The Neotropical Region has experienced large habitat transformations as a result of intensified agriculture. These changes have affected the populations of many species of birds in the Espinal ecoregion of Argentina. However, relationships between birds and agriculture in the neotropics are poorly known. We assessed the effects of crops and field margins in an area of agriculture typical for the Espinal ecoregion on the structure of the bird community, and we assessed the value of this habitat for species of conservation concern. Birds and vegetation were sampled in and along the margins of fields of soybean (the most widespread crop) and alfalfa. Twenty-five of the 41 species recorded—including all the species of conservation concern—were found almost exclusively in field margins; only five species occurred almost exclusively in within the fields. All other species were found in both margins and fields. Density, richness, and diversity were much greater on the margins than in the fields. Bird density in soy fields was lower than in alfalfa. Bird richness and diversity in the two crops, however, did not differ. Density in field margins increased with the cover and height of trees and shrubs. Most of the field-margin species were woodland-border species, but the species of conservation concern were all associated with grassy field margins. Because further declines in the populations of these threatened species are expected, their conservation in agricultural areas would benefit from a broad policy of habitat-conservation plans for field margins such as those practiced in North America and Europe.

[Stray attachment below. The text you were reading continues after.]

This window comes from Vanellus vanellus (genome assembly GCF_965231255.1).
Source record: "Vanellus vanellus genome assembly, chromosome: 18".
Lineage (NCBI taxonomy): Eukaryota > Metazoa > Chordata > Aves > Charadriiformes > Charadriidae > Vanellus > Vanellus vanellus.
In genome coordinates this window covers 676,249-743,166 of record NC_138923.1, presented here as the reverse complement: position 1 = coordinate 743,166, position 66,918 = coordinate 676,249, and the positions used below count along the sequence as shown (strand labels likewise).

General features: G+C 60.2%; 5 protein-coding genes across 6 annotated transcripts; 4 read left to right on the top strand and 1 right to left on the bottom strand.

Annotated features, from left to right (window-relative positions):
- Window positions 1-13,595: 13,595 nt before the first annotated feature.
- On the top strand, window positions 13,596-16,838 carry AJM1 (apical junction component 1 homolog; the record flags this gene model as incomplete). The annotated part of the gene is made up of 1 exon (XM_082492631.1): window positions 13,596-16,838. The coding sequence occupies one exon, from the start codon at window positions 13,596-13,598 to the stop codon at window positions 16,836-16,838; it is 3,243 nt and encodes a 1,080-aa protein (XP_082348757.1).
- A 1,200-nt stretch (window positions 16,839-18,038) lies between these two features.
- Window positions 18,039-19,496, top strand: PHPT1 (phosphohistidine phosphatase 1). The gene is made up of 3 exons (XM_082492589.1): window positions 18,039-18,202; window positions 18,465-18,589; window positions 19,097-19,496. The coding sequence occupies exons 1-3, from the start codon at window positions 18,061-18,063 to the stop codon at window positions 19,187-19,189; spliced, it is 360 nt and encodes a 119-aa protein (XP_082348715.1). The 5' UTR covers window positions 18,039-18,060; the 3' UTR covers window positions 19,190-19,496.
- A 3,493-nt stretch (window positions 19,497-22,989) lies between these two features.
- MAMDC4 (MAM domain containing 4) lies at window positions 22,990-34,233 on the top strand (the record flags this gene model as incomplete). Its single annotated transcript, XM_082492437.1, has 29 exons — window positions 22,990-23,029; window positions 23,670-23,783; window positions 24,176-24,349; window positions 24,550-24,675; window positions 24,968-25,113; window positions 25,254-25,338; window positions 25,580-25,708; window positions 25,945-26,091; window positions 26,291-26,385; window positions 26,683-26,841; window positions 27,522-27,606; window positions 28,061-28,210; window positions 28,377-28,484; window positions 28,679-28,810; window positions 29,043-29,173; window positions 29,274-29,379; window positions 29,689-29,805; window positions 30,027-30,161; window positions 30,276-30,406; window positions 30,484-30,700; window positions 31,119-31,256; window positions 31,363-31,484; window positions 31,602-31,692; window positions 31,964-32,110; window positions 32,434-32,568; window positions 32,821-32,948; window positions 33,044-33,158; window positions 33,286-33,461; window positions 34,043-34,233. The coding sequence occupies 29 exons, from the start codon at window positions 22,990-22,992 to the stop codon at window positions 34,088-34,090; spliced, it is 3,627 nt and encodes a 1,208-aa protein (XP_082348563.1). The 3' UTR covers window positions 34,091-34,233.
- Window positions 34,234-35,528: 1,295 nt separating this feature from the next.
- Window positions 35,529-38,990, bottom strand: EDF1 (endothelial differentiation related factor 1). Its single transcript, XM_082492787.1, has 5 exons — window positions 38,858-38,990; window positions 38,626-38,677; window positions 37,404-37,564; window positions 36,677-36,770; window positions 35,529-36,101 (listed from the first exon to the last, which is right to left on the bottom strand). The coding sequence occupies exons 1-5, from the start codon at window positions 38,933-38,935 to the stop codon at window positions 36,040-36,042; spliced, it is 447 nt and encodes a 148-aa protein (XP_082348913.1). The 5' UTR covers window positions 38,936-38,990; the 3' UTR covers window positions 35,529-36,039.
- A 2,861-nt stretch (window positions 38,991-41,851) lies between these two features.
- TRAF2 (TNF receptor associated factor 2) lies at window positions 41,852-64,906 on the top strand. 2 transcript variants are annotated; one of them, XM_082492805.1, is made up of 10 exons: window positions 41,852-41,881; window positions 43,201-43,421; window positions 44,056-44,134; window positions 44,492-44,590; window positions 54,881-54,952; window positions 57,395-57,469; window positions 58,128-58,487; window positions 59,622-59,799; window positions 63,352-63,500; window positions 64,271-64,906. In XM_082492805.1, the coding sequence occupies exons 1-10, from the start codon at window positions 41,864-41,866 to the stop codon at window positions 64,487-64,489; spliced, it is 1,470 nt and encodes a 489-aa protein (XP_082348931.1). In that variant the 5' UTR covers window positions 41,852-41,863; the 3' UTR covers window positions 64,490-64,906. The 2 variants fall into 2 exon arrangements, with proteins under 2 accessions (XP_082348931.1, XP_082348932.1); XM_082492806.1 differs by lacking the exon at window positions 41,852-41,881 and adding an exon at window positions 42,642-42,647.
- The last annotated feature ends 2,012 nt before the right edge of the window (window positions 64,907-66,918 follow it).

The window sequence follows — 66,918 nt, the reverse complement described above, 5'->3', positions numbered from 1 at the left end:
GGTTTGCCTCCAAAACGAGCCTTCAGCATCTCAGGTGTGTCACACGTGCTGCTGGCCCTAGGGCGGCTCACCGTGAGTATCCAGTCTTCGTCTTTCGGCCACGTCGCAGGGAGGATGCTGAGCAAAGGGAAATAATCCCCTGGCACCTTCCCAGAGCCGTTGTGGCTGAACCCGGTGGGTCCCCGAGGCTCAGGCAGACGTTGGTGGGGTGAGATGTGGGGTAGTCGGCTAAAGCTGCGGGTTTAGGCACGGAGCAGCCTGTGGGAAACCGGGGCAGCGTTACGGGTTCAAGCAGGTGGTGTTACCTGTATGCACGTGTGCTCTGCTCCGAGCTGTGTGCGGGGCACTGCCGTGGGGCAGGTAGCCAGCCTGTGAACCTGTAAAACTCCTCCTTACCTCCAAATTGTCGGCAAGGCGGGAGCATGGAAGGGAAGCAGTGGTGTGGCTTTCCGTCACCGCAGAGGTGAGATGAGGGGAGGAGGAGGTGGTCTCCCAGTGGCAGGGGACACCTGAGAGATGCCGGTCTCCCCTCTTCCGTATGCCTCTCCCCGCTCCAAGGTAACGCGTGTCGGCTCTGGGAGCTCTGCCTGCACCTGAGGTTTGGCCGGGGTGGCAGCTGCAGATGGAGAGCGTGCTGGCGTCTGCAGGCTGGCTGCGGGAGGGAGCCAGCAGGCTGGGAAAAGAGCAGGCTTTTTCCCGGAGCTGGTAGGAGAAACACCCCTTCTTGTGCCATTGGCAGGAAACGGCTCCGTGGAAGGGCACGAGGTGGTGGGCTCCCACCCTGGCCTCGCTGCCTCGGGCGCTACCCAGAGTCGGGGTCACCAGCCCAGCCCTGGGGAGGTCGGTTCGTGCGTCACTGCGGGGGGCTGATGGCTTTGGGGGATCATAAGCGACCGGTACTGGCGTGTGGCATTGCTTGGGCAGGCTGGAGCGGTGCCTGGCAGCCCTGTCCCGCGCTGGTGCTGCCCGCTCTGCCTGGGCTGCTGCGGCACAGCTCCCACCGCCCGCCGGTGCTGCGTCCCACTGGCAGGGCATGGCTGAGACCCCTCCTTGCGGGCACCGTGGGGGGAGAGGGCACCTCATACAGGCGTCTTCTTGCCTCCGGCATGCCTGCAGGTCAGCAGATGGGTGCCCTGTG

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Vol. 112 • No. 2